Kaneto Shindo creates a visually distilled, minimalist, and understated, yet compelling and profoundly expressive portrait of human struggle, perseverance, and survival in Naked Island. Crafting a remarkably fluid and tightly edited film that is entirely devoid of dialogue, Shindo effectively exploits the characters' silence in order to capture an organic rhythm that, in turn, reflects the cycle and ritual of human experience: the repetition of daily tasks that begin and end in darkness; the evocative, cross-cut shots of the father watering the wilting crops as the mother arduously transports water barrels; the cadence of displaced water from a rowing oar; the allusive depiction of seasonal change through images of harvested fields, village festivals, cherry blossoms, land tilling, and crop seeding. Recalling contemporary filmmaker Robert Bresson's presentation of impassive characters, extended silences, and ambient sound, Shindo similarly evokes a sense of transcendence from an oppressive existence through the performance of manual ritual. In the end, the silently suffering inhabitants of the austere island achieve their own poetic and natural state of grace, not through overt contemplation and spiritual enlightenment, but through the humble acknowledgement of a universal sense of place and the resilient acceptance for the unknown - and unknowable - travails of human existence.
Ordinarily repetitive scenes of the daily ritual of carrying water in barrels would be deemed as trivial, let alone showing it two or three times in succession, but this is where Shindo hammers home a harsh reality. Upon the final time in the first act as Toyo reaches the top of the hill she stumbles and spills the water, receiving a slap in the face from her husband Senta (Taiji Tonoyama). It’s a cruel payoff after the hardship she’s endured to which desperation surrounds itself. By now the very meaning of their existence begins to show: they’re merely survivors who cannot afford to make mistakes, should time and wealth refuse to be on their side. Of course it can also serve as an extension of Shindo's already widening ideas and the way in which he chooses to depict family relationships.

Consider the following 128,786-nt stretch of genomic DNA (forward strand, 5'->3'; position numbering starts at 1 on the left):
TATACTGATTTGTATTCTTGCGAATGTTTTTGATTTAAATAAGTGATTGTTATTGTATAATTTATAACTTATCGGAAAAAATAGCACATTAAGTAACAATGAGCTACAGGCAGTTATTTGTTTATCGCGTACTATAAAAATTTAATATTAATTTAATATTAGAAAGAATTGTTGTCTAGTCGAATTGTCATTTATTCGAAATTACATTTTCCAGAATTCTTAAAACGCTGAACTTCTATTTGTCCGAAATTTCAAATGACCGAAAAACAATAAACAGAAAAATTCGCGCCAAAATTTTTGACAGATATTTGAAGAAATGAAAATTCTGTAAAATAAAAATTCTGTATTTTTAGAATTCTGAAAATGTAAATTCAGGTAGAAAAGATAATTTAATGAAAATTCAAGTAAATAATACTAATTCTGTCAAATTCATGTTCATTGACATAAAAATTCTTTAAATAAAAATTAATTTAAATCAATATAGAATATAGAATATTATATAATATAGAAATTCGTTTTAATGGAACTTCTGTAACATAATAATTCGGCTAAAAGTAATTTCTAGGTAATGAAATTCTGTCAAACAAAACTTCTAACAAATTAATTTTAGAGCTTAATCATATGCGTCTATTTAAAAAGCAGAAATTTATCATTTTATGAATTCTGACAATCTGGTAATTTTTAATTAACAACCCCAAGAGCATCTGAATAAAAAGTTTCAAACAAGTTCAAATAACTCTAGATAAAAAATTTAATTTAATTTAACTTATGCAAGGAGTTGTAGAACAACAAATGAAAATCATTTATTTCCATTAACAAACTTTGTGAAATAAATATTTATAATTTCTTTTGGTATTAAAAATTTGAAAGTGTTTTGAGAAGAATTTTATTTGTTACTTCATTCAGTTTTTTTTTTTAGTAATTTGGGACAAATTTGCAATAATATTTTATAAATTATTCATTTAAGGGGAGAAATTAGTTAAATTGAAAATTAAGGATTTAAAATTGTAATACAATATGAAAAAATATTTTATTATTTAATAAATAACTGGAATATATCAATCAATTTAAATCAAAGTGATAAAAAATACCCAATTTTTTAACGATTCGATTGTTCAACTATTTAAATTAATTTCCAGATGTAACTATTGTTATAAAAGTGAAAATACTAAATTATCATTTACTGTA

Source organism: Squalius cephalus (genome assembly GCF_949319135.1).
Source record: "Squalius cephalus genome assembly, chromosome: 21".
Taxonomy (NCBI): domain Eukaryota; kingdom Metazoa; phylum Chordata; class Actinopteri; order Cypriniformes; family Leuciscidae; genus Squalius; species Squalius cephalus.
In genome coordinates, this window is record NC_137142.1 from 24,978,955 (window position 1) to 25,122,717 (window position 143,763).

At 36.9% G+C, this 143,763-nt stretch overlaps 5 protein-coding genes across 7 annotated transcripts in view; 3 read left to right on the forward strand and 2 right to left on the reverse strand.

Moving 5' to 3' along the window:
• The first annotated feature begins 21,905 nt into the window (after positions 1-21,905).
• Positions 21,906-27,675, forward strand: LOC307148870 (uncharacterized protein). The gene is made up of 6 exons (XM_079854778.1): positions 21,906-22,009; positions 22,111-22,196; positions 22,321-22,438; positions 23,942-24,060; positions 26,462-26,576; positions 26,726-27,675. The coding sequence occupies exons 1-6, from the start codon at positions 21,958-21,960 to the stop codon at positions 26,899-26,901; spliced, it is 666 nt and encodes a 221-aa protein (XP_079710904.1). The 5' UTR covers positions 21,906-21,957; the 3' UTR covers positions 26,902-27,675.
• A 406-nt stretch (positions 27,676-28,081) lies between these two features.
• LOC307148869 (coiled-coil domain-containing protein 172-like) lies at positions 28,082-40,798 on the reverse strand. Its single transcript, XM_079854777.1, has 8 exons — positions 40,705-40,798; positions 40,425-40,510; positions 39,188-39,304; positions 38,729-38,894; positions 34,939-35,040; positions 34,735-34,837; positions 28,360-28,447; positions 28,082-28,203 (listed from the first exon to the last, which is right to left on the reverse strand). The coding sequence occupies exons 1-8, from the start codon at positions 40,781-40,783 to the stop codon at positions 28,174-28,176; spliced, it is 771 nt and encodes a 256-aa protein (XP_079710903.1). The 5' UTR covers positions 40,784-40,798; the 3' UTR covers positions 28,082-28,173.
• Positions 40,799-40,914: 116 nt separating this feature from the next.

The Naked Island is a beautiful film, so beautiful in fact that it almost seems impossible that Shindo managed to capture the kinds of things that he did. His composition is astonishing; showing off a busy foreground, while in the back we have the visual delights of the outer island and yonder.
Shindo's portrayal of a simple rustic existence is based on his own experience as a child. After all, the family could have relocated and taken on a more ordinary, less arduous type of labor to make ends meet. But it hardly requires narrative explication to make clear to the viewer that these people were born to this way life.
Despite the inherent frustrations, the inevitable daydreams of greater comforts and the completely forgivable breakdown that one of the parents succumbs to (briefly) toward the end of the film, The Naked Island is a testimony of honor and an inspiring challenge to all of us to summon up our own courage, look within and fully inhabit the life that we're each called to live in whatever circumstances we find ourselves
A series of "Hundred Favorite Films Forever"